This year will soon turn into the lunar Year of the Dog, and Julien David was already on-theme as he eschewed a catwalk in favor of a canine show, putting his models in dog masks for his presentation. Notably absent was women’s wear, which David noted he would treat separately this season.
At first glance, except for their canine faces — David said he’d sourced this impressive variety of species online — man’s best friends could have well been part of the fashion crowd who came to observe them in their natural habitat. “I wanted to take away the faces to consider the human species, sociologically, as another member of the animal family,” David said, pointing out tableaux featuring man’s best friend in his natural habitat, ranging from the office to the gym, to hanging out on one’s stoop or playing classic video games with friends.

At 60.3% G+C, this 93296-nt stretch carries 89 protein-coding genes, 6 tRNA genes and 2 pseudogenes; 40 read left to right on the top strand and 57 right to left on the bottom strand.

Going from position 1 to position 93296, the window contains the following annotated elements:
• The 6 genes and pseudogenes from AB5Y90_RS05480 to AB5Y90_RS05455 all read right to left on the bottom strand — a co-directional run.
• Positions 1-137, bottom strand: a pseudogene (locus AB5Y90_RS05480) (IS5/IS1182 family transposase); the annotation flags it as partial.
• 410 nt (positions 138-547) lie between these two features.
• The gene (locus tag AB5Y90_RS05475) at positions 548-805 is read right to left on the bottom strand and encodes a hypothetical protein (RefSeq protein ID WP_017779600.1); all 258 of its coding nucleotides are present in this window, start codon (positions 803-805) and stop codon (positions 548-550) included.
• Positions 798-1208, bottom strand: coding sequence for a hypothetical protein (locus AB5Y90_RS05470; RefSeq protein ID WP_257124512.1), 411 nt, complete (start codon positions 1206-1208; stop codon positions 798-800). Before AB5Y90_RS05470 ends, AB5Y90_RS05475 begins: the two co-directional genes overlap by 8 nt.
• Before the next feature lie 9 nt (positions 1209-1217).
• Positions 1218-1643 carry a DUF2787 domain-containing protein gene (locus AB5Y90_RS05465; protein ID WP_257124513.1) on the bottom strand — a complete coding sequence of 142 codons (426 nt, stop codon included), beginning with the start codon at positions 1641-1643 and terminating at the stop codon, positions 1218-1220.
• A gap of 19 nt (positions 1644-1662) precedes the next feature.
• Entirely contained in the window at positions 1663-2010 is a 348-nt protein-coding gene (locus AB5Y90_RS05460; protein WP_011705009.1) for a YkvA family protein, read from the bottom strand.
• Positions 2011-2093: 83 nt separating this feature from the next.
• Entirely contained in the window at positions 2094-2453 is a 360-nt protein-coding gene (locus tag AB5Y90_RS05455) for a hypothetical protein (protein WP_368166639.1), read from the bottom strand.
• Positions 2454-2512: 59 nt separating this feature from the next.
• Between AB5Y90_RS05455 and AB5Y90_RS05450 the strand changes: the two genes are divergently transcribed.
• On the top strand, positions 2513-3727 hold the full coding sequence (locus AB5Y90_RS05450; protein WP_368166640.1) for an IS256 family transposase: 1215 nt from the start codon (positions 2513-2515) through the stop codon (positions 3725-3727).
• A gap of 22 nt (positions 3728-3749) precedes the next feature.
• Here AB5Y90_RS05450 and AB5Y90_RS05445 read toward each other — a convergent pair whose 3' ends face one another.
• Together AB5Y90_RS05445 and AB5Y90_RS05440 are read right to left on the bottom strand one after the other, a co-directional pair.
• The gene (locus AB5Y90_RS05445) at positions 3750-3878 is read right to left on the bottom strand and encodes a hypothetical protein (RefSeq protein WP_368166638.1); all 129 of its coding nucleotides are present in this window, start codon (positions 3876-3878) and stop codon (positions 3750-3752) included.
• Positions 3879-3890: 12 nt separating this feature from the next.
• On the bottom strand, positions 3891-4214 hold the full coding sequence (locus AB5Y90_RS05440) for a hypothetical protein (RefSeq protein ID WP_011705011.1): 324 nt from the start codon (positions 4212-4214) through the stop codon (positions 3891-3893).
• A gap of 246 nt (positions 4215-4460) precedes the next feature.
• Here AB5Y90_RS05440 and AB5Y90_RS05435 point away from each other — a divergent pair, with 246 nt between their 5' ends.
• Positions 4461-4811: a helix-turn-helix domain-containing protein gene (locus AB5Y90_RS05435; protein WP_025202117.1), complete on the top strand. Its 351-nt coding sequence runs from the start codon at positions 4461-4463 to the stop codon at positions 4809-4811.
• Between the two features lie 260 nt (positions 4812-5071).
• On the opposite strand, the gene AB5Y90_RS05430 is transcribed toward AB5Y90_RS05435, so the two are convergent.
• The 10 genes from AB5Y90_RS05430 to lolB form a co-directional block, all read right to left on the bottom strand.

“I’m the ultimate normal guy,” he said, pointing out the mashup of styles that was one part utilitarian grab-and-go, one part his personal experience of living on the road for fashion. How he delivers his “regular guy, who doesn’t necessarily wear normal clothes” isn’t dadcore material by anyone’s standard.
His premise of normality was colored by his love of textiles, and the abundance of options thanks to the brand’s Tokyo base: there was a metallic hand-printed canvas bomber jacket on a dog that was a dead ringer for the dog in Daft Punk’s 1997 “Da Funk” clip, right down to the boom box at his feet; a poodle lounged on his bed in permanently wrinkled wool dungarees; denim was the custom-wash Japanese fare that David has accustomed his devotees to; a shirt was cut from a toothsome artisanal-looking linen and wool check, and technical paper-thin nylons galore. It is those subtle variations that make his ordinary guy a species unto himself.